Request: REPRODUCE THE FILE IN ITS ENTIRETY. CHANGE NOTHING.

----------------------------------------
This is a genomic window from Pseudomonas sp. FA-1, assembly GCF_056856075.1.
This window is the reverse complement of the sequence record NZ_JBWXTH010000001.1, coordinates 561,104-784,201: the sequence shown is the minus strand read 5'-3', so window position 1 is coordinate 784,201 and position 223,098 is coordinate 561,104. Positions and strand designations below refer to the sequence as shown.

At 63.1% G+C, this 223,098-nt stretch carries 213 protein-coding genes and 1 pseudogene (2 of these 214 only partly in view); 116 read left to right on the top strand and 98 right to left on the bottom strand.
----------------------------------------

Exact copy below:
This is a genomic window from Pseudomonas sp. FA-1, assembly GCF_056856075.1.
This window is the reverse complement of the sequence record NZ_JBWXTH010000001.1, coordinates 561,104-784,201: the sequence shown is the minus strand read 5'-3', so window position 1 is coordinate 784,201 and position 223,098 is coordinate 561,104. Positions and strand designations below refer to the sequence as shown.

At 63.1% G+C, this 223,098-nt stretch carries 213 protein-coding genes and 1 pseudogene (2 of these 214 only partly in view); 116 read left to right on the top strand and 98 right to left on the bottom strand.